Back in the day, the Yellow Pages ruled. Business names were sometimes based on where they would end up in the book (that’s why there are so many accommodation options starting with A and, as this story starting at 12.52 on Radiolab shows, the Krasilovky Brothers took that to extremes with their long-running listing battle). According to MYOB, only 34 percent of SMEs in New Zealand operated a business website in 2013, so many still list in the book, but for many consumers the online realm is a much more efficient way of finding a business and Google has taken its toll on the print-based directories and forced them to find new revenue streams. So why are there still so many online business directories?
Have a look through the search results and many of them look fairly spammy, and they hardly have any information about a company on them, or the full picture of everything that’s out there. They will generally only have the bare-bones information about a business – their name, website, address, phone number, maybe a description of what the business offers. So, to most of us, direct and organic links on Google seem far more trustworthy and relevant. Independent marketing consultant Sheldon Nesdale says these other directories are there solely to increase a company’s ranking on Google, almost like a Chinese box scenario of directories inside a dominant directory. A business can put their business on a directory themselves, but the directory is trusted more by Google if it’s “human-edited”, or run by a team of people who vet the business for authenticity, so these ones are more useful to list on.
Nesdale says he always puts a new business’ website on the top ten businesses directory sites “so that Google knows it’s real”.
|Business directory / search page||New Zealanders who visited the business directories in the month of June 2014 (Nielsen figures)|
“It’s always good to kickstart a new website, really valuable for a start up, when in the initial period each link counts. But Google knows whether a directory is human edited or not. Things like links going live as soon as a website is created, or not having a postal address or phone number,” he says.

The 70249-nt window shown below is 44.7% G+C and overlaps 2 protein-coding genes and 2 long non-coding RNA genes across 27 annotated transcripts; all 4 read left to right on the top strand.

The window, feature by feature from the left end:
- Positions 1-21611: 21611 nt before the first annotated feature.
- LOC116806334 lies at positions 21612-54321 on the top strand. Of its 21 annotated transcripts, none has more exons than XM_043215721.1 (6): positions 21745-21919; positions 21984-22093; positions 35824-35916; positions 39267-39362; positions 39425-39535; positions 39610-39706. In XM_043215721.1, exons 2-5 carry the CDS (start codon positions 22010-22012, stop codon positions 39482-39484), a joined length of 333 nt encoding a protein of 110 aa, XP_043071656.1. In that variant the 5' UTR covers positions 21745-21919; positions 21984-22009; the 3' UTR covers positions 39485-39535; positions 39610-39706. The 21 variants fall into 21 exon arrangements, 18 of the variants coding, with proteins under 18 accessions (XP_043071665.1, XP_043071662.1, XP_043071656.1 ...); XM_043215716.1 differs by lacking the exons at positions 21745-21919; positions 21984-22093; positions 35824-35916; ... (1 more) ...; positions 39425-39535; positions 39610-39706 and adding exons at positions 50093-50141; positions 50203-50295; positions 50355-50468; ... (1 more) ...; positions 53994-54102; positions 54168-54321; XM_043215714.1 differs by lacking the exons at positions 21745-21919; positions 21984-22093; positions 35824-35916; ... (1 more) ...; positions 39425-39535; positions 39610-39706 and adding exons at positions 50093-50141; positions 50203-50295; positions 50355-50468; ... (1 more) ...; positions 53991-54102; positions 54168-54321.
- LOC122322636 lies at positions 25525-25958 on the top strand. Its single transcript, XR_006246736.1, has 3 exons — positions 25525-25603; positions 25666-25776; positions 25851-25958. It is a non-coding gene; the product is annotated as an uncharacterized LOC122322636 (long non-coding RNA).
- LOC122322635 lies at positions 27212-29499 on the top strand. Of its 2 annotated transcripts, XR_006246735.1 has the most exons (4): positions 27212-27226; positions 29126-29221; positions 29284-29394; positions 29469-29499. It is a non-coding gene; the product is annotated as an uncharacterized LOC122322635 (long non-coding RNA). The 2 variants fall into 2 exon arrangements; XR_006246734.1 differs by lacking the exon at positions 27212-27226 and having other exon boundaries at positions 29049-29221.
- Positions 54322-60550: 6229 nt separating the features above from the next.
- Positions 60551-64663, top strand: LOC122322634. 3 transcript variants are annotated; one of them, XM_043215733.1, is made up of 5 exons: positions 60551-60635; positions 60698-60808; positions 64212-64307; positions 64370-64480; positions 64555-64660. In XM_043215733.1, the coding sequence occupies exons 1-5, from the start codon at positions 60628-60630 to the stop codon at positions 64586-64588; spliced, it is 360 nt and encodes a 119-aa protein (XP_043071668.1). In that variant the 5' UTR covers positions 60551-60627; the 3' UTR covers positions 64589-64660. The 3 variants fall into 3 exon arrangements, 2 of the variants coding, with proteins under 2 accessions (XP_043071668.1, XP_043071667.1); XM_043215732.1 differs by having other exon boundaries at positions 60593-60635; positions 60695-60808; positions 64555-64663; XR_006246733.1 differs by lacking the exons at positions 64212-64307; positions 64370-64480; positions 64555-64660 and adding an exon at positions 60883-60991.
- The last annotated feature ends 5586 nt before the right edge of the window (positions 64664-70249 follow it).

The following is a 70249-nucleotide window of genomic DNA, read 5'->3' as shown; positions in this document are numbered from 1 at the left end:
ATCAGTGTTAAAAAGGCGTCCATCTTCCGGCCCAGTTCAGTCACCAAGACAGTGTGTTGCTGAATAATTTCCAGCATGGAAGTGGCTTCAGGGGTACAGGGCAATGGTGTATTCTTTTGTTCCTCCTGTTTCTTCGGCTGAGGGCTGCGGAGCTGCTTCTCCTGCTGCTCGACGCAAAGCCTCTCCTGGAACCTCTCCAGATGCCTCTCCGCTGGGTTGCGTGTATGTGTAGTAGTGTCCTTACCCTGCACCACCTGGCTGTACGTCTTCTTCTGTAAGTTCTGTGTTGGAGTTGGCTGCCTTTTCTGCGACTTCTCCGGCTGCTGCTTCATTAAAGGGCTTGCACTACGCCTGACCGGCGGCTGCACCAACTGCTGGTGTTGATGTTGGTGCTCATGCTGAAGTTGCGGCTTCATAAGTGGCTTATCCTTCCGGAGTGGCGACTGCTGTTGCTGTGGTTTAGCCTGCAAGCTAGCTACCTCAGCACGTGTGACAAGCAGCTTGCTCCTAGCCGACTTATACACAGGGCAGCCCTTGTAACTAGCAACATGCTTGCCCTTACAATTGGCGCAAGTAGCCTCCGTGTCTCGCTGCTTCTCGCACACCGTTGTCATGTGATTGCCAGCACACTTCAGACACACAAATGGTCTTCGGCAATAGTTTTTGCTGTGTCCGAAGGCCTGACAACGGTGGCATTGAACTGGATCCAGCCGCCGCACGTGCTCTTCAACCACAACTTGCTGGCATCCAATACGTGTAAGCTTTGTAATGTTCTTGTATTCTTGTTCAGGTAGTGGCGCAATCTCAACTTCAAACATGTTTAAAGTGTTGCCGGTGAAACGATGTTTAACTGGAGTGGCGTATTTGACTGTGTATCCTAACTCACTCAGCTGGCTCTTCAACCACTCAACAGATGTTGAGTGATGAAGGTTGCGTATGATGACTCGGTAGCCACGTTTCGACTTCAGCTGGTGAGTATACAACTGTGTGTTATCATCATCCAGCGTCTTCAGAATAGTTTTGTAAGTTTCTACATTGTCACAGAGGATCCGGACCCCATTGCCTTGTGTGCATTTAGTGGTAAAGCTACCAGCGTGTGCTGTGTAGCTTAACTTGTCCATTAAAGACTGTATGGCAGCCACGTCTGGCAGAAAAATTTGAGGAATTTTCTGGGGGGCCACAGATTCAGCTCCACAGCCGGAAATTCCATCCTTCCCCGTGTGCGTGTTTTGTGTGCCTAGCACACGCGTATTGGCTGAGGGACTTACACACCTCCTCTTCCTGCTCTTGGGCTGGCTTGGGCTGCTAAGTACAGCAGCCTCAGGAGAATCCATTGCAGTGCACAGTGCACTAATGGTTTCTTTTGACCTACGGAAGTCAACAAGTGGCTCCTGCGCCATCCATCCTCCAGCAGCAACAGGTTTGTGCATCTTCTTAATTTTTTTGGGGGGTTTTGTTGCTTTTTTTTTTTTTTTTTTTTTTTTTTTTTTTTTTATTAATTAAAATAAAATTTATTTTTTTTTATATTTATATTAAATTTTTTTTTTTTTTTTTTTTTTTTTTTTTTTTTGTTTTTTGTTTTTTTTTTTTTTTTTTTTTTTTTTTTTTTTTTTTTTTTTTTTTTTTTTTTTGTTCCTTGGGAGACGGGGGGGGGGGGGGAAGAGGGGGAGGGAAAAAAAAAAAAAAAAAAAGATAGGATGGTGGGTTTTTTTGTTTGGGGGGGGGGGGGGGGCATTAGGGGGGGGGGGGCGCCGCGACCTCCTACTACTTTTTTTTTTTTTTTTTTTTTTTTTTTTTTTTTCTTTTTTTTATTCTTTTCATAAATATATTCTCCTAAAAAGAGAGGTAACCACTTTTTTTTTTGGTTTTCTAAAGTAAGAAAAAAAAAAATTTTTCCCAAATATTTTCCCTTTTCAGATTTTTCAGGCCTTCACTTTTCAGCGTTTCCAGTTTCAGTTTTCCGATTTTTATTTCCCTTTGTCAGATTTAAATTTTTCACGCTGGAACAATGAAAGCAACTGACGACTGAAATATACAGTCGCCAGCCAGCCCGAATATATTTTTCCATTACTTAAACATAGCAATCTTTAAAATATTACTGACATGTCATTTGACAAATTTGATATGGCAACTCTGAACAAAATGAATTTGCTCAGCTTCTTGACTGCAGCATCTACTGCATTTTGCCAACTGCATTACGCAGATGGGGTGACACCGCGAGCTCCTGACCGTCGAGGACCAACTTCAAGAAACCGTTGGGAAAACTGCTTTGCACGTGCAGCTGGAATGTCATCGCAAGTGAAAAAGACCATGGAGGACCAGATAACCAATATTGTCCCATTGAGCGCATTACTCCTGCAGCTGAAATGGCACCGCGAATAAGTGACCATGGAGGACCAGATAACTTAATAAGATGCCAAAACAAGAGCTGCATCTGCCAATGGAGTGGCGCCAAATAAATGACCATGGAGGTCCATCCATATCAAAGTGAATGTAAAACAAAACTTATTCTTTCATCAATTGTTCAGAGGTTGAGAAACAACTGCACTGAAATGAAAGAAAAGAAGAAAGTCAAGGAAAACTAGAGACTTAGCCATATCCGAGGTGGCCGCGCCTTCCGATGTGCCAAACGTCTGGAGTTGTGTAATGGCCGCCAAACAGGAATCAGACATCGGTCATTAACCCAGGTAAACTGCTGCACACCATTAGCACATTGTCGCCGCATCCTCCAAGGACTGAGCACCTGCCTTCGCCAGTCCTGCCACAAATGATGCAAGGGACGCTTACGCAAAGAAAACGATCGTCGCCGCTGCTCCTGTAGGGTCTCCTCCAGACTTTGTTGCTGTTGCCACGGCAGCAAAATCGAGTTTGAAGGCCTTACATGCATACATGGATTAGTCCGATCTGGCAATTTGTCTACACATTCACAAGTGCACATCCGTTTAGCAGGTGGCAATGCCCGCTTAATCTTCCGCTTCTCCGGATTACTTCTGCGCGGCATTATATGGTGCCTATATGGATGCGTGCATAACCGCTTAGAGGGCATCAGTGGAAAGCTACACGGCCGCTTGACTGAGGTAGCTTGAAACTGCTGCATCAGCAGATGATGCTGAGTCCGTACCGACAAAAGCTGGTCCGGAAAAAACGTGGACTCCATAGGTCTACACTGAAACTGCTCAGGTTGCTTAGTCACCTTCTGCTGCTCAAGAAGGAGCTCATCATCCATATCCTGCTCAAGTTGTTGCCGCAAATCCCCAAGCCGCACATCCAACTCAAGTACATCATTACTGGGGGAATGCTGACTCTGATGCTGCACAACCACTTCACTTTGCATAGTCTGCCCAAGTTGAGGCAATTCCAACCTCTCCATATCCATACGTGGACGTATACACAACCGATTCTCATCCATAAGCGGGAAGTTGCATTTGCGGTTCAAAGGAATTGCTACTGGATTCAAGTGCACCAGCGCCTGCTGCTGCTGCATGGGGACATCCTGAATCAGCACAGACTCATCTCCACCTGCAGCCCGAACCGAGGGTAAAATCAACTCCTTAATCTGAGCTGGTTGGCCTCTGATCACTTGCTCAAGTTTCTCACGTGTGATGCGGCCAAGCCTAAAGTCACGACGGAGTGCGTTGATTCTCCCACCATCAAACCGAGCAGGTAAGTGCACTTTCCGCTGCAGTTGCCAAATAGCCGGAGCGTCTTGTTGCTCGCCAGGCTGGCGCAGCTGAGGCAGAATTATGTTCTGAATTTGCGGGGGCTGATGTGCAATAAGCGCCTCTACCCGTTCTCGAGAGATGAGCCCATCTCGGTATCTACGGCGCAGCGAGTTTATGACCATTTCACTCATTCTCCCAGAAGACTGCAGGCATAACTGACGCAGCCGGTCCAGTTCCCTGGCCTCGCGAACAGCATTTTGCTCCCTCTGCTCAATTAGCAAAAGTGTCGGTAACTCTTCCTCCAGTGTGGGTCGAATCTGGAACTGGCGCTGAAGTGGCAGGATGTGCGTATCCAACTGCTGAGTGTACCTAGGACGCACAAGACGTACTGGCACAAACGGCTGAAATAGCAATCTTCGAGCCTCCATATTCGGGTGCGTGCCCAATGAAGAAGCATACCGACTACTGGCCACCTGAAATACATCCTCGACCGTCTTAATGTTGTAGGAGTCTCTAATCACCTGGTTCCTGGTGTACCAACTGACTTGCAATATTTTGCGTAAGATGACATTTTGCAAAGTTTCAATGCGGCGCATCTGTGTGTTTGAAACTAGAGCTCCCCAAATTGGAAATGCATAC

Many business directories also have paid options, where they will carry out further SEO and add to/tweak a company’s content on the directory to match Google’s latest algorithms, which are forever changing (the latest one, Pigeon, was released recently). The algorithms change because Google wants to produce the most accurate search results based on what users might want when searching for a specific phrase (and then selling advertising around it). The results are generated by popularity and common usage and are aimed at helping consumers, not businesses. And while a generation of SEO experts originally claimed they could game the system and get businesses on to the all-important first page, Google’s proven to be too smart for that and its recent change put more emphasis on more relevant local listings.
Where business directories might actually be tempting for users is when they head into review territory and users can get referrals from other users. Finda does this, and so too do Localist and Yelp, which launched in New Zealand last year. According to a Nielsen study in 2012, recommendations from people you know and online recommendations are the two most trusted forms of advertising.
General manager of Localist Christina Sayers Wickstead says Localist started as a print directory, a decision questioned by many. It eventually went 100 percent digital and, with a large digital directory of 100,000 SMEs, most of which have unpaid listings, it’s looking at further combining the database with popular opinion to modernise it and make it tempting for users to leave Google for (Google has also attempted to bring a more social, recommendation-based element to its listings through Google+, with mixed results).